Denver — Second reading of a bill that would equalize local mill levy funding for charter schools was postponed for the second time this week after senators spent nearly two hours debating several amendments to the bill.
SB17-061, which would require school districts with current mill levy overrides (MLOs) to share the funding with their charter schools will be continued by the full senate on Monday.
It is expected to pass the Senate mostly along party lines, however, it appears to be gaining support from Democrats, including co-sponsor Angela Williams, (D-Denver).
Colorado charter schools are tuition-free public schools. They are non-profit, cannot test students for admission, and they are held to the same accountability standards as traditional district schools.
However, charter schools do not have the ability to ask voters for bond money for capital expenses. Therefore, most charters use a portion of their per pupil revenue for their buildings.
Mill levy overrides are additional property taxes approved by voters within a specific school district that are above the state limit. Historically, school districts have not shared those funds with their authorized charter schools.
Two years ago, the state passed legislation that required school districts to include charter schools in discussions when they planned to ask voters for more money.
This bill would require districts to share that money, both future and existing MLOs. It would not require retroactive sharing.
“We do have a funding disparity among our schools,” Williams said. “Currently there is an unequal sharing of the revenue that creates a $20 million funding disparity. We have 43,000 children in our state who are not receiving equitable funding just because of the type of school they attend. Charter schools have been around for 25 years. That’s 25 years of unequitable funding.”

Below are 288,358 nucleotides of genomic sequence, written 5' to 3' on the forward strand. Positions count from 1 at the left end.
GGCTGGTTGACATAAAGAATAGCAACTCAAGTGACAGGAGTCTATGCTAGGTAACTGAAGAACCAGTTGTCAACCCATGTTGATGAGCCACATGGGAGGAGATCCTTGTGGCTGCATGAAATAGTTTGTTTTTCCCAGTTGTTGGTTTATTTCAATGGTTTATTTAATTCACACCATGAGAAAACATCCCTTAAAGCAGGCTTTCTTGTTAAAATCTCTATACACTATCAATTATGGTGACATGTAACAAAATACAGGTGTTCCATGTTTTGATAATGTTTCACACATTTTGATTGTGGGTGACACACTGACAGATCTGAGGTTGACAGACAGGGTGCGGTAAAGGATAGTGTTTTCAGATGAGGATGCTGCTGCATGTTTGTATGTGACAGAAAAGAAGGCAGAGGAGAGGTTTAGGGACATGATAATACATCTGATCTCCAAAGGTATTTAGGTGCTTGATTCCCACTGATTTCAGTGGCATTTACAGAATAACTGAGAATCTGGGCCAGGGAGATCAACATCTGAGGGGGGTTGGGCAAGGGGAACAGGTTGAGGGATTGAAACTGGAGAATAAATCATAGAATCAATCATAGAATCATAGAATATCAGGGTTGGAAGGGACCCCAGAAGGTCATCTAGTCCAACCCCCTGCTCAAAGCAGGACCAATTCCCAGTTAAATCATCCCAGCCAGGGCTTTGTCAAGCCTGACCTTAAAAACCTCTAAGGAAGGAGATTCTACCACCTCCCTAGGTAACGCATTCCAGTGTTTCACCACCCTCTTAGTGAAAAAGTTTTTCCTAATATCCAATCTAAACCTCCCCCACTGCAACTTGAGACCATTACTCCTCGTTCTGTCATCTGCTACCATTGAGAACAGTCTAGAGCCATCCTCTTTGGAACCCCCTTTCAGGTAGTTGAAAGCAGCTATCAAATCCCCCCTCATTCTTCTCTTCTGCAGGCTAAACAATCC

The debate Friday centered around amendments to the bill that dealt with whether charter schools are at a financial disadvantage to their traditional counterparts and whether the state should step on local control authority.
Co-sponsor Owen Hill, (R-El Paso) said the bill is about making sure students in any one school district are all treated the same. He asked his colleagues not to bring amendments that would essentially render the bill useless.
“I understand If you disagree with this policy,” Hill said. “If that’s the case, just vote against the bill; don’t try to neuter the entire bill by eliminating the whole intent of the bill, which is telling districts our constitutional duty of a thorough and uniform system that we’ll treat all children equally within a district. That we will not discriminate if you choose to go to one form of school on one side of the street versus a different form of public school on the other side of the street.”
One amendment that did get the OK phases in the process so that schools can prepare for implementation. They wouldn’t have to share anything in 2017-18; they would have to share 33 percent of the full amount in 2018-19, 66 percent in 2019-20 and 100 percent in 2020-21 and beyond.